Time's All-Time 100 Movies

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"All-Time" 100 Movies is a compilation by Time magazine featuring and celebrating 100 of "the greatest" films released between March 3, 1923 (when the first issue of Time was published) and early 2005 (when the list was compiled). The list was compiled by critics Richard Schickel and Richard Corliss and generated significant attention, receiving 7.8 million hits in its first week alone.[1]

The List[edit]

There are 106 films in this list with Leni Riefenstahl's Olympia Part 1 and 2 (Independent, 1938), Satyajit Ray's The Apu Trilogy (Edward Harrison, 1955, 1956, 1959), Francis Ford Coppola's The Godfather Part I and II (Paramount Pictures, 1972, 1974), and Peter Jackson's The Lord of the Rings film trilogy (New Line Cinema, 2001–2003) all listed as single entries.[2] Other directors with multiple films on the list are Martin Scorsese with three Taxi Driver (Columbia Pictures, 1976), Raging Bull (United Artists, 1980), and Goodfellas (Warner Bros., 1990); and Kenji Mizoguchi, Yasujirō Ozu, Akira Kurosawa, Alfred Hitchcock, Billy Wilder, Elia Kazan, Ernst Lubitsch, François Truffaut, Ingmar Bergman, Sergio Leone, Stanley Donen, Stanley Kubrick and Steven Spielberg all with two each. Films on the list span a period of 80 years starting with Sherlock, Jr. (Metro Pictures Corporation, 1924) directed by Buster Keaton, and finishing with Finding Nemo (Disney, 2003) directed by Andrew Stanton.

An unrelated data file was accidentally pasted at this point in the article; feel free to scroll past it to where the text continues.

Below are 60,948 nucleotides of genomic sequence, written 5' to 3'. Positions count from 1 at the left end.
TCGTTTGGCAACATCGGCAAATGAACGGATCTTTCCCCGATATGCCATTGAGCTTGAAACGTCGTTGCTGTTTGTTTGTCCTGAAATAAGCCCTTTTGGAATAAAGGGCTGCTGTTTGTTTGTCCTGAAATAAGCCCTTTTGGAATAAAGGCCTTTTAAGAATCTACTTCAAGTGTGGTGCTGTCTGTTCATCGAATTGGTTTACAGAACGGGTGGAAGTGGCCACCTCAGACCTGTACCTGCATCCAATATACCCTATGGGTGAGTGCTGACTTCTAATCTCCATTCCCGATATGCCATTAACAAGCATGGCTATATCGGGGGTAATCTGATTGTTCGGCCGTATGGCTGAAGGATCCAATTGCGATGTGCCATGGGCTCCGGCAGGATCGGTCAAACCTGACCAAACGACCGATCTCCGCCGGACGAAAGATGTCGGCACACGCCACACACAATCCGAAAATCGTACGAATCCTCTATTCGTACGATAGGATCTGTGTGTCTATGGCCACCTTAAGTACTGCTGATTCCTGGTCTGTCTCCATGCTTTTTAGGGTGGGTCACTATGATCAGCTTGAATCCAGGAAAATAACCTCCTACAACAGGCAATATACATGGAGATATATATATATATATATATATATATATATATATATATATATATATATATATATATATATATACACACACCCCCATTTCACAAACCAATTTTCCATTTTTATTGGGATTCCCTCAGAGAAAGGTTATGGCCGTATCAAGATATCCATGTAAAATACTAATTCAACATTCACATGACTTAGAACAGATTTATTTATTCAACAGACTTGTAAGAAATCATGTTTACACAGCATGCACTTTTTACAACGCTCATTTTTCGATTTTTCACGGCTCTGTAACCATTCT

Richard Schickel and Richard Corliss each independently compiled a list of 115-120 films they judged to be worthy of inclusion and then debated and weighed each choice until they agreed on the top 100.[1] The process took about four months to complete. An effort was made to make the list as diverse as possible in terms of directors, actors, countries, and genres represented.[1]

10 Best Soundtracks[edit]

The list also included a section on the "10 Best Soundtracks" of all time, as chosen by Richard Schickel and Richard Corliss:[2]


According to Richard Corliss, the list's web pages attracted a record 7.8 million page views in its first week, including 3.5 million on May 23, its opening day.[1]

"Thousands of readers have written in to cheer or challenge our selections, and thousands more have voted for their own favorites. The response simply underscores Richard's and my long-held belief that everybody has two jobs: his own and movie critic."[1]

See also[edit]


  1. ^ a b c d e Corliss, Richard (June 2, 2005). "That Old Feeling: Secrets of the All-Time 100". Time.com. Retrieved March 4, 2010. 
  2. ^ a b Richard Schickel, Richard Corliss (February 12, 2005). "All-Time 100 Movies". Time. Retrieved October 27, 2010. 

External links[edit]